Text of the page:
With his rich voice and trademark sweep of hair. Mr. Hampson has a calming air, like a cool dad. His intellectualism, the foundation and his fascination with the deeper issues of education, technology and the arts would all seem to point Mr. Hampson toward an administrative post. Placido Domingo, for instance, runs not one but two opera companies. “Can I imagine hanging up my spurs, period, and just doing something like running an organization?” he asked aloud. “Sure, I can imagine it. I can’t see it being an opera house; I can see it being a school.”
But not yet. “I can maintain this level of activity and vocal quality,” he said. “I’ve made some adjustments to my schedule. I was singing a little too much. But I say that with a certain irony, because next season is kinda sick. January to June, I think I sing 55 concerts, Mahler’s music with seven different orchestras on three different tours. I’m gonna get a lot of frequent-flyer miles.” But don’t get him started on Mahler. That’s a whole other day’s discussion right there.
Thomas Hampson returned last night to La Scala, where he has been a regular presence in recital for almost three decades. Extraordinarily, he has never sung an opera in Milan, but next month he will finally make his operatic debut as Don Giovanni. Last night, however, a full theatre was eager to hear him once again in a repertoire that he owns: German song.
Sarah Willis begegnet dem amerikanischen Opernsänger Thomas Hampson in Heidelberg. Der Bariton ist künstlerische Leiter der Lied Akademie und tritt mit seinen Stipendiaten beim Festival Heidelberger Frühling auf: Sarah’s Music
Thomas Hampson hatte nur vier Stunden Schlaf. Aber er will nicht klagen, würde es wahrscheinlich sogar vermissen, wäre sein Terminkalender nicht mehr derart prall gefüllt. In Heidelberg leitet der Bariton die Liedakademie des “Frühlings”. Aber zwischendurch musste er kurz nach Wien und mit dem Sänger Luca Pisaroni (der sein Schwiegersohn ist) ein Konzert geben. Tenöre waren auf der Bühne nicht erlaubt – das ist schon mal ein Unterschied zur Heidelberger Liedakademie.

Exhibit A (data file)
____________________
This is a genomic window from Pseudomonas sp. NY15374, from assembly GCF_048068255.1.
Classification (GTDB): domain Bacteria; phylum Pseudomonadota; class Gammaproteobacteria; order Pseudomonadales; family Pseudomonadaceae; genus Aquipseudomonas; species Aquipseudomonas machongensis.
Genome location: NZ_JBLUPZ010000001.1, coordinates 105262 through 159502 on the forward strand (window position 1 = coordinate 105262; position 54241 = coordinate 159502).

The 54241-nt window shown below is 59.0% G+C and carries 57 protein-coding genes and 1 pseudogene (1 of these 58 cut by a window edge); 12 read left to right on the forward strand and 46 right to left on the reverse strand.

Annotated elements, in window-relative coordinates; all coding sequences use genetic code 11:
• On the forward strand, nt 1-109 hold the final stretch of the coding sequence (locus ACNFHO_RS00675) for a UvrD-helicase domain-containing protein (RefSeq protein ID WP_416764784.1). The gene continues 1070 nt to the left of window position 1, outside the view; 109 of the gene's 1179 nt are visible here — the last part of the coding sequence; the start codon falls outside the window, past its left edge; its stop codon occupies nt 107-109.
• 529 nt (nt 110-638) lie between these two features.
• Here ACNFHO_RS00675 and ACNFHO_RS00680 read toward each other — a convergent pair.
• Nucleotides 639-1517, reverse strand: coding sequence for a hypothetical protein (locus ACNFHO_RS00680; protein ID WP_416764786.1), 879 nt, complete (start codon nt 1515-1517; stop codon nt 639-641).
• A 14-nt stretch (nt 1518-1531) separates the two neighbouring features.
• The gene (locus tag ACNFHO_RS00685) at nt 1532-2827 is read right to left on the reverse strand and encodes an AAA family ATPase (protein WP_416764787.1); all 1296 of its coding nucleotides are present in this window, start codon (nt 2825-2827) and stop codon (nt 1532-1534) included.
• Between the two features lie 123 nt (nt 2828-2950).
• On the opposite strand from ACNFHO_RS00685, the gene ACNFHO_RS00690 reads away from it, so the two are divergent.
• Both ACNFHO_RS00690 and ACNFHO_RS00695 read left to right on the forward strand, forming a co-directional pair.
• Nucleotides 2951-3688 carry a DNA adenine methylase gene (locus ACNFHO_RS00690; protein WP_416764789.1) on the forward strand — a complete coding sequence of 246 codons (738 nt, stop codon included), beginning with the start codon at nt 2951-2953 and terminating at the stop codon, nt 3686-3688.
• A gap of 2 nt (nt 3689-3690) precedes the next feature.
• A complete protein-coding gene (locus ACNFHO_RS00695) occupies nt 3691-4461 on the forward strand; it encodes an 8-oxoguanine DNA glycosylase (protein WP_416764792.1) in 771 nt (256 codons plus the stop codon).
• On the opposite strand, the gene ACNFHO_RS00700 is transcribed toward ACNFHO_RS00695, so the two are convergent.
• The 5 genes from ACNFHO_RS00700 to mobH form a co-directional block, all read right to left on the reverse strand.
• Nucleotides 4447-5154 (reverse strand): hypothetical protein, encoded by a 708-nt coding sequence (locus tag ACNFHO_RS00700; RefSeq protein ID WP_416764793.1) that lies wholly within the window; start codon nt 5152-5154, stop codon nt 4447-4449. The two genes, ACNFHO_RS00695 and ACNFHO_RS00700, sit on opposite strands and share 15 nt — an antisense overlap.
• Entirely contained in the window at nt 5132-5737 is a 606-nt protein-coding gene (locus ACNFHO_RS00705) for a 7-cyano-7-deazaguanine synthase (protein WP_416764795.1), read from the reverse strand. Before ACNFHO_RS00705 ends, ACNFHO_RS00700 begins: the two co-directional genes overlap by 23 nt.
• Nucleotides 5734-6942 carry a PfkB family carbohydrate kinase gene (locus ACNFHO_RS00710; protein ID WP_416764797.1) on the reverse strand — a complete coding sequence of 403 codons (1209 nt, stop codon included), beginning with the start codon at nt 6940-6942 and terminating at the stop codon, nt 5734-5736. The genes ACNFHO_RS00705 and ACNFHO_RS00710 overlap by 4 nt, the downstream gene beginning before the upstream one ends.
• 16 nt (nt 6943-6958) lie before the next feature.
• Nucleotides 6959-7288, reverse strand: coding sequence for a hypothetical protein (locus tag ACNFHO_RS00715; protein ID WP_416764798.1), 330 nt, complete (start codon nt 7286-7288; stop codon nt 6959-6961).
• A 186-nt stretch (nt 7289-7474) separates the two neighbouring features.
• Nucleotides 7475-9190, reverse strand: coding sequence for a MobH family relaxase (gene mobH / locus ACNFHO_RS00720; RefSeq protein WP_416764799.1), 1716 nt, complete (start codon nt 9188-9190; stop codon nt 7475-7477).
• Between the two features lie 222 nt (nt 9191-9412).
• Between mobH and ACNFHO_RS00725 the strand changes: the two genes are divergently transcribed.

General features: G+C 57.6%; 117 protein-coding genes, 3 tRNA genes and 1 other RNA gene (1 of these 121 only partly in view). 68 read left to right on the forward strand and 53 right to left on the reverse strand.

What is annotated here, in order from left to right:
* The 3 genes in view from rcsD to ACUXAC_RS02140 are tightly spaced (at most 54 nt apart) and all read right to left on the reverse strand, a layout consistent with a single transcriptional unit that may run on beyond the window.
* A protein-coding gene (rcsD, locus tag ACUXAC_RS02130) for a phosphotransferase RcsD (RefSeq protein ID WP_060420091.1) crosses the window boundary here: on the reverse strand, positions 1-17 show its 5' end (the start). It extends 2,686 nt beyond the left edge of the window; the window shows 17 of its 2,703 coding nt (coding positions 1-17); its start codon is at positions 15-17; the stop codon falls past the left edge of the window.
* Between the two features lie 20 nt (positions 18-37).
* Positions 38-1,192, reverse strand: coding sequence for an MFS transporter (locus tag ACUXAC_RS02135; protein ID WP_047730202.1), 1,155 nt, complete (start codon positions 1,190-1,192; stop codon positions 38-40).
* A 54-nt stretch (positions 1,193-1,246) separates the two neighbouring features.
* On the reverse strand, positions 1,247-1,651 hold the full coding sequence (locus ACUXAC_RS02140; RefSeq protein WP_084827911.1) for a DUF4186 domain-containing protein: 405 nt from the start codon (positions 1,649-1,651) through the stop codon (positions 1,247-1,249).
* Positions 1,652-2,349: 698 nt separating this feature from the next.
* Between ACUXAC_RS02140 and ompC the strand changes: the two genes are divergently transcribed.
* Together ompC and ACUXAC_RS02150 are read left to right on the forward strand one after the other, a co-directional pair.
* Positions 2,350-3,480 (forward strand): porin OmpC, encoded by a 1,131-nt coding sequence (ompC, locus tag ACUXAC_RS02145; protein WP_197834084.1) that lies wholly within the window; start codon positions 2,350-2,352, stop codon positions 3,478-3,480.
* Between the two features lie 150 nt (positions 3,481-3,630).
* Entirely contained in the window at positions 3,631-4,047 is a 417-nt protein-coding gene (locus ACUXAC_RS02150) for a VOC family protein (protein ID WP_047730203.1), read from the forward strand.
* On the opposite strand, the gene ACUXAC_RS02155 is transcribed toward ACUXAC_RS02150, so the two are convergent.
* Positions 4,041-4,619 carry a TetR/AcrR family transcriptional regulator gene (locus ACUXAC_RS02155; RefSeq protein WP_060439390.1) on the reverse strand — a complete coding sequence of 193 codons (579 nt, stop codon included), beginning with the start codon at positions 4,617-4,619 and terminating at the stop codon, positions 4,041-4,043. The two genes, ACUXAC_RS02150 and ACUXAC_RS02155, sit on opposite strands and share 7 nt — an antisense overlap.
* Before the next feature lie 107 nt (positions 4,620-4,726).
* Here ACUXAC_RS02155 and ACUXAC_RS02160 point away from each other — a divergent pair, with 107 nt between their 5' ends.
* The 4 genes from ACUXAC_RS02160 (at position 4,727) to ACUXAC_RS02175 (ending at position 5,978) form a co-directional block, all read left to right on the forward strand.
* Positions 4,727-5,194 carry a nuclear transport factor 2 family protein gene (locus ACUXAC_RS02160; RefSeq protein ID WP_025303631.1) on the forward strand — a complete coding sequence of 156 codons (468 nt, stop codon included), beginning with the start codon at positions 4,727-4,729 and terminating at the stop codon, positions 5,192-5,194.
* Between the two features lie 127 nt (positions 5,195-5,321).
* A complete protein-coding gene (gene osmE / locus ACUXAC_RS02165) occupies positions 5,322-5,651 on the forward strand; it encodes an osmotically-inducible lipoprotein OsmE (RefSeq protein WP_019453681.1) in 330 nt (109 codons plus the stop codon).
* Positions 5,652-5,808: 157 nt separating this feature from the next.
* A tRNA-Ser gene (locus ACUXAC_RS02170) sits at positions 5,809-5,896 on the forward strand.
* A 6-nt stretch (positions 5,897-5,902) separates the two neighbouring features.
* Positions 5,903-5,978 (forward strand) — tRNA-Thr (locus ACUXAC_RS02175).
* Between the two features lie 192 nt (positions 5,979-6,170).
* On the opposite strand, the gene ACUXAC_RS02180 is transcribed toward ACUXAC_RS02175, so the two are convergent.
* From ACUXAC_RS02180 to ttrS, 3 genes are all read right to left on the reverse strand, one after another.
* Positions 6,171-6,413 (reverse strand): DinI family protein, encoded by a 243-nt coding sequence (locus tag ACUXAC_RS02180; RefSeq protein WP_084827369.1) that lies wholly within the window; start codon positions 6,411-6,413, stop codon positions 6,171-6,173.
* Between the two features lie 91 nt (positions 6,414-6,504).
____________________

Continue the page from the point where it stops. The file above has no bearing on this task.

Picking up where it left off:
This season, audiences in Milan have the opportunity to see Thomas Hampson in performance several times on stage at the historic Teatro alla Scala. On April 13 he and pianist Wolfram Rieger present Schumann’s 20 Lieder und Gesänge op. 29 and songs by Mahler for an extraordinary programme at La Scala. To purchase tickets & read additional information about this event, visit the following link.
On April 3, Thomas Hampson and bass-baritone Luca Pisaroni bring their famed “No Tenors Allowed” concert to the Wiener Konzerthaus. The event is featured as part of the “Great Voices” series, hosted in the Great Hall. Mr. Hampson and Mr. Pisaroni are joined by conductor Pavel Baleff and the Max Steiner Orchestra for the programme, which includes selections by Mozart, Verdi, and more. Please note an extremely limited number of tickets remain; visit Konzerthaus.at for current availability.
This spring, Thomas Hampson returns to Heidelberg for a series of master classes, in addition to a concert, all part of the Heidelberger Frühling International Music Festival. The series is presented in partnership with the Ruprecht-Karls-Universität Heidelberg. Mr. Hampson leads master classes on the following dates, hosted at the Kongresshaus Stadthalle Heidelberg: March 30 & 31 and April 1, 4 & 5. Tickets to the individual classes are available, in addition to a Festival Pass which covers all dates – the Pass can be purchased here.
In song, you have one of the most amazing diaries of any generation’s culture at a given time.